Navigant Research Blog

What DER Business Models Will Gain the Most Traction in 2016?

— February 4, 2016

Power Cloud ComputingAccelerated adoption of distributed energy resources (DER)—whether talking about solar PV,  batteries, or demand response—appears to be a foregone conclusion. While the growth rates for different applications will vary in different parts of the world, there is little doubt that the future power system will be populated with increasing amounts of smaller, cleaner, and smarter sources of electricity services.

It is also fair to say that the primary challenge facing both utilities and regulators is to figure out which business model makes the most sense for each technology, application, and market. This is not a one-size-fits-all question.

While the DER spectrum is broad, let me focus on a networking platform that can aggregate and optimize: the microgrid. Platforms such as the nanogrid avoid many of the regulatory complexities facing its larger compatriot microgrid. The growing popularity of linking solar PV to energy storage for both commercial and residential single building sites is relatively straightforward. However, once a network expands across public right-of-way or includes multiple types of customers, prospects for commercial deployments dim.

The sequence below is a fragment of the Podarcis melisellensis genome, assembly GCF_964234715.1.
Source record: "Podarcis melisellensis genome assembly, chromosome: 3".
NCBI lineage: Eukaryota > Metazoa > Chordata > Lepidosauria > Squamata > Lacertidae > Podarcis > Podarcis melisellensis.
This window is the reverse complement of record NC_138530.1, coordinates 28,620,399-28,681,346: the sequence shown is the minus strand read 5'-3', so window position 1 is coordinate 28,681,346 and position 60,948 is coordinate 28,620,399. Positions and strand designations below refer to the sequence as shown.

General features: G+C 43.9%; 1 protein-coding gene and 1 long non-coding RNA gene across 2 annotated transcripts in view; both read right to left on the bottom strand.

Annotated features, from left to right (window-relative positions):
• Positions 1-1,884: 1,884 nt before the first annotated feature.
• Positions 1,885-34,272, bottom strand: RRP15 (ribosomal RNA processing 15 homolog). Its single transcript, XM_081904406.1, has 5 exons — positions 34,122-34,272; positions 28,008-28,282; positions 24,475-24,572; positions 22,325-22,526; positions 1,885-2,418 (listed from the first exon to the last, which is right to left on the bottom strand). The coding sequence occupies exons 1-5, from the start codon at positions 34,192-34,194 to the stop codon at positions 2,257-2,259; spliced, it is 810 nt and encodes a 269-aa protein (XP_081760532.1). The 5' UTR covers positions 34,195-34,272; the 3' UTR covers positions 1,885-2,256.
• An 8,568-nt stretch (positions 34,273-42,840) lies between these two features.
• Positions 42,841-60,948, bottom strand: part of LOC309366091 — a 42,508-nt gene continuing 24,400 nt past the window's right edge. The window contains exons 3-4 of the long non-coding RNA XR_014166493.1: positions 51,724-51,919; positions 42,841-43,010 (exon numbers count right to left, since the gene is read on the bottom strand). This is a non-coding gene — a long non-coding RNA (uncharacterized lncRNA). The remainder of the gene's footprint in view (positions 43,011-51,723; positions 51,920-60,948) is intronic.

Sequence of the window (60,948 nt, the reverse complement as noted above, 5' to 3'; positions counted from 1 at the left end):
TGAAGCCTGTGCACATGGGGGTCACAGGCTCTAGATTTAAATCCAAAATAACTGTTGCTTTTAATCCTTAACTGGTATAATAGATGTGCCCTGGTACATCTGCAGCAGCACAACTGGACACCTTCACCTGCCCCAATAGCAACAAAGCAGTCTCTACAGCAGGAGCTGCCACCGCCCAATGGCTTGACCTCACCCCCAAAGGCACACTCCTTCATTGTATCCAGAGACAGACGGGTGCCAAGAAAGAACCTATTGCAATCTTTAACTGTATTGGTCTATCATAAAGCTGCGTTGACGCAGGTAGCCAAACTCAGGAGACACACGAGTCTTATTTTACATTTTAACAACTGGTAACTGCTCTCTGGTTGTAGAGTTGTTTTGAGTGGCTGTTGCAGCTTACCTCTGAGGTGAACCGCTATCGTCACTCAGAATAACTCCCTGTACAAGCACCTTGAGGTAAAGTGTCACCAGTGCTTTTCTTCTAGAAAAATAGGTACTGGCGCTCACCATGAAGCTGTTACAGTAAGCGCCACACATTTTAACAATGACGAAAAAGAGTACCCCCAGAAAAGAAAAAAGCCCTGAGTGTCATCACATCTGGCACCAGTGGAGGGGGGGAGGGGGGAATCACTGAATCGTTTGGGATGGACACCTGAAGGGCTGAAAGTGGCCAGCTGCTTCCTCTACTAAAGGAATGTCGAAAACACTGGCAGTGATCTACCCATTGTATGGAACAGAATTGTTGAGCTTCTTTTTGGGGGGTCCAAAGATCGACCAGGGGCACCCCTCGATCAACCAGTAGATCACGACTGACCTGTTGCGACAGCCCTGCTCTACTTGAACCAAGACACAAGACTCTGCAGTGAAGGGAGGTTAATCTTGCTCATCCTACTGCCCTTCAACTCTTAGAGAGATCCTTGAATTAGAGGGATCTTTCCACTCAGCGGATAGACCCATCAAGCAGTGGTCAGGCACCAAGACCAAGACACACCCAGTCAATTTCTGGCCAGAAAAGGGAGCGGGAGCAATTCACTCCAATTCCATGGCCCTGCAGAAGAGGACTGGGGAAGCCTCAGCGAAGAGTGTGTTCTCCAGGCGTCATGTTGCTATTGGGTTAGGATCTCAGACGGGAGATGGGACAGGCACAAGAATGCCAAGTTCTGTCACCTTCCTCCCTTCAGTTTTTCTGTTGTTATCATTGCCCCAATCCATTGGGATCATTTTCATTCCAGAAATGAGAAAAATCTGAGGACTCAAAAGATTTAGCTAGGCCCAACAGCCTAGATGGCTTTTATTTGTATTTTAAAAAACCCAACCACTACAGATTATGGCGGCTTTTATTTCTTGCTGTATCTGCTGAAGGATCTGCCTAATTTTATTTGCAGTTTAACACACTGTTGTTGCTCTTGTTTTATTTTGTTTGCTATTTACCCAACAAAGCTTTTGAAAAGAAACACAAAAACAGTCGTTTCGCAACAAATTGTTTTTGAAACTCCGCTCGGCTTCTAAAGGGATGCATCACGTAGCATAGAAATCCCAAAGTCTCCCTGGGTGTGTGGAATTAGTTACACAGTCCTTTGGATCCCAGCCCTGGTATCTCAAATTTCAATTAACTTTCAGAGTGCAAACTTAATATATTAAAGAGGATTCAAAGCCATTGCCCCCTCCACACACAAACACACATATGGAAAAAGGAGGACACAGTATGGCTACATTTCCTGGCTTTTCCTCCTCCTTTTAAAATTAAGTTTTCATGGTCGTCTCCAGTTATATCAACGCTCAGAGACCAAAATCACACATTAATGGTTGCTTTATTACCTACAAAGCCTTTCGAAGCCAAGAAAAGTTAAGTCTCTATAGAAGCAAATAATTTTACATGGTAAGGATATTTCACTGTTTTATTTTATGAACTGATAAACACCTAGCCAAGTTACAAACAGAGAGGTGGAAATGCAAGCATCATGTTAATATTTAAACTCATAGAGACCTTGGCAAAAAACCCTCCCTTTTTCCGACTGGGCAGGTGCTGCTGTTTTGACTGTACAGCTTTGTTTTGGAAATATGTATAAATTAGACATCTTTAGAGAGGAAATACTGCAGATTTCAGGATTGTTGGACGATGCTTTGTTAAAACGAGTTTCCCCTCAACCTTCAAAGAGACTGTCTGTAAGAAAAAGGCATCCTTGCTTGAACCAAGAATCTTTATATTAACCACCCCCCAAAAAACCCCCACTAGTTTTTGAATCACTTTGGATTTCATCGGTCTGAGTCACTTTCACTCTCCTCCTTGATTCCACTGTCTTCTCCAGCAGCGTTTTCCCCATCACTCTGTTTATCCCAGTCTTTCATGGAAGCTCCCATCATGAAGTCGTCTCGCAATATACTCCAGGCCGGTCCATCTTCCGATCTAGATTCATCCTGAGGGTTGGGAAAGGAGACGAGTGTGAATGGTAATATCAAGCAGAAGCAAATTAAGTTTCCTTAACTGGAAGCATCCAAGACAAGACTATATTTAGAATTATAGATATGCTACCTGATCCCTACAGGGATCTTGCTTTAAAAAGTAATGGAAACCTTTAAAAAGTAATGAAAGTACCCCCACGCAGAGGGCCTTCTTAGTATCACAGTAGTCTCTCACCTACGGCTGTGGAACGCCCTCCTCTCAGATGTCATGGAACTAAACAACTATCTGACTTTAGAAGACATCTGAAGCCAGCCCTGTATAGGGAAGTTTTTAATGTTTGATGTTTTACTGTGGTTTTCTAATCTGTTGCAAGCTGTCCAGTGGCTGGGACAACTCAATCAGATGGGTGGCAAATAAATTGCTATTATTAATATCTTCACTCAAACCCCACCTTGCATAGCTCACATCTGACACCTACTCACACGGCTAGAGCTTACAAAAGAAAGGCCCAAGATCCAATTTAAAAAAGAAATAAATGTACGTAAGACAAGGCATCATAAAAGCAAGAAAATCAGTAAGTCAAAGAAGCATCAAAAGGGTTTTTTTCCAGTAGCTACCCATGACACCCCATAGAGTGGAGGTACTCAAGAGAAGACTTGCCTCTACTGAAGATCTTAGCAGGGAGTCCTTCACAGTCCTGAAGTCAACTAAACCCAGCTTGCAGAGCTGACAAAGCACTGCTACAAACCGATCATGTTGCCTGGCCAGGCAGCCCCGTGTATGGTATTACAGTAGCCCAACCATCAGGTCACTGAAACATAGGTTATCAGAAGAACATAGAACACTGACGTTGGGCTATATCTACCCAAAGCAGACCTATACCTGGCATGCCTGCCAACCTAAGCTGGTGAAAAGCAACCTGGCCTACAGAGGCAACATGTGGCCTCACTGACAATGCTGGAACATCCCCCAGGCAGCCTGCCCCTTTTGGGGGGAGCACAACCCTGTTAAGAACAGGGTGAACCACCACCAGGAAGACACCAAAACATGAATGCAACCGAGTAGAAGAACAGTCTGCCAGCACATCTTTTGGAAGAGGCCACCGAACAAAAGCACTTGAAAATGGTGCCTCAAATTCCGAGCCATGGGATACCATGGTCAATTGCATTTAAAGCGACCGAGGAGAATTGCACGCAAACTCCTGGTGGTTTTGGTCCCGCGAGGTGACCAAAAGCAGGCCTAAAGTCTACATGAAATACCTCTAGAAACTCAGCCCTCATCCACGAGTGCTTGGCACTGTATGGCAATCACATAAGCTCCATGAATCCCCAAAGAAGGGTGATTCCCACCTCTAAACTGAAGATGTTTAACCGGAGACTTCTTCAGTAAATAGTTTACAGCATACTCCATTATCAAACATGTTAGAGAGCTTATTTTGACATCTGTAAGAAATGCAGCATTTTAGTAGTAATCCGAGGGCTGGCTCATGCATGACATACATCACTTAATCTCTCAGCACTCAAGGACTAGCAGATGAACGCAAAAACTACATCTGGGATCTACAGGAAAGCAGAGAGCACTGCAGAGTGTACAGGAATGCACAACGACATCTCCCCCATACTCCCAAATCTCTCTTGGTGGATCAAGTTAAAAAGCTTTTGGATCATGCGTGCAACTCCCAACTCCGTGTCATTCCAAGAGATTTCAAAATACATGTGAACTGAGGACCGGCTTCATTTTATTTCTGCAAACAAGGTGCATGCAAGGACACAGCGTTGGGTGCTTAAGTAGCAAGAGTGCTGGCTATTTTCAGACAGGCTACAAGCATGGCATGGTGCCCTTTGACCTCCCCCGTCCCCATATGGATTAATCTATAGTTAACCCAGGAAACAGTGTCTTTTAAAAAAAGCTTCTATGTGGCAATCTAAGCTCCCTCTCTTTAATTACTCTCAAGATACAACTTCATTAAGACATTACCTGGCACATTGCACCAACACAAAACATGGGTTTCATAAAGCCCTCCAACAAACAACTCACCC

The majority of microgrids that have been deployed to date in the United States—the world’s largest microgrid market—have relied upon a few major business models. For example, the most mature microgrid markets are systems deployed by owner financing and maintenance at universities, colleges, and hospitals. Likewise, stationary military bases—another semi-autonomous campus—typically rely upon standard government contracting vehicles such as energy performance savings contracts.

Purchase Agreement Innovation